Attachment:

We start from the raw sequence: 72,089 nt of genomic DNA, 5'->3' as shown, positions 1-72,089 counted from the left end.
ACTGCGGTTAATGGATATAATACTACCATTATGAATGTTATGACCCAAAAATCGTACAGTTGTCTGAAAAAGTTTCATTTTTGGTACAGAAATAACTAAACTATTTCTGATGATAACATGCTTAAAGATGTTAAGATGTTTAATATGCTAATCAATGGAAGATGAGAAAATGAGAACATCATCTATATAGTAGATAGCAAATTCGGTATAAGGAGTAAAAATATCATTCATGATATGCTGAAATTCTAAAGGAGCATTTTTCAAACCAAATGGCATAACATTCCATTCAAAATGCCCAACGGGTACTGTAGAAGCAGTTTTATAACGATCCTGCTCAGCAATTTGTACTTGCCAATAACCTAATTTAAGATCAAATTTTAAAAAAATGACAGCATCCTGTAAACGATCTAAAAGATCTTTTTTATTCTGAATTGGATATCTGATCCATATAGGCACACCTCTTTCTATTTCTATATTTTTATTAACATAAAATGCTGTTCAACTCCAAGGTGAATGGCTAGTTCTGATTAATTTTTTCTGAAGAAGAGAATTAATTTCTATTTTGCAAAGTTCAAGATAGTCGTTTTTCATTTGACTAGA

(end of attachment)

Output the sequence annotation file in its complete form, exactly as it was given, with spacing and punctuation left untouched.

We start from the raw sequence: 72,089 nt of genomic DNA, 5'->3' as shown, positions 1-72,089 counted from the left end.
ACTGCGGTTAATGGATATAATACTACCATTATGAATGTTATGACCCAAAAATCGTACAGTTGTCTGAAAAAGTTTCATTTTTGGTACAGAAATAACTAAACTATTTCTGATGATAACATGCTTAAAGATGTTAAGATGTTTAATATGCTAATCAATGGAAGATGAGAAAATGAGAACATCATCTATATAGTAGATAGCAAATTCGGTATAAGGAGTAAAAATATCATTCATGATATGCTGAAATTCTAAAGGAGCATTTTTCAAACCAAATGGCATAACATTCCATTCAAAATGCCCAACGGGTACTGTAGAAGCAGTTTTATAACGATCCTGCTCAGCAATTTGTACTTGCCAATAACCTAATTTAAGATCAAATTTTAAAAAAATGACAGCATCCTGTAAACGATCTAAAAGATCTTTTTTATTCTGAATTGGATATCTGATCCATATAGGCACACCTCTTTCTATTTCTATATTTTTATTAACATAAAATGCTGTTCAACTCCAAGGTGAATGGCTAGTTCTGATTAATTTTTTCTGAAGAAGAGAATTAATTTCTATTTTGCAAAGTTCAAGATAGTCGTTTTTCATTTGACTAGA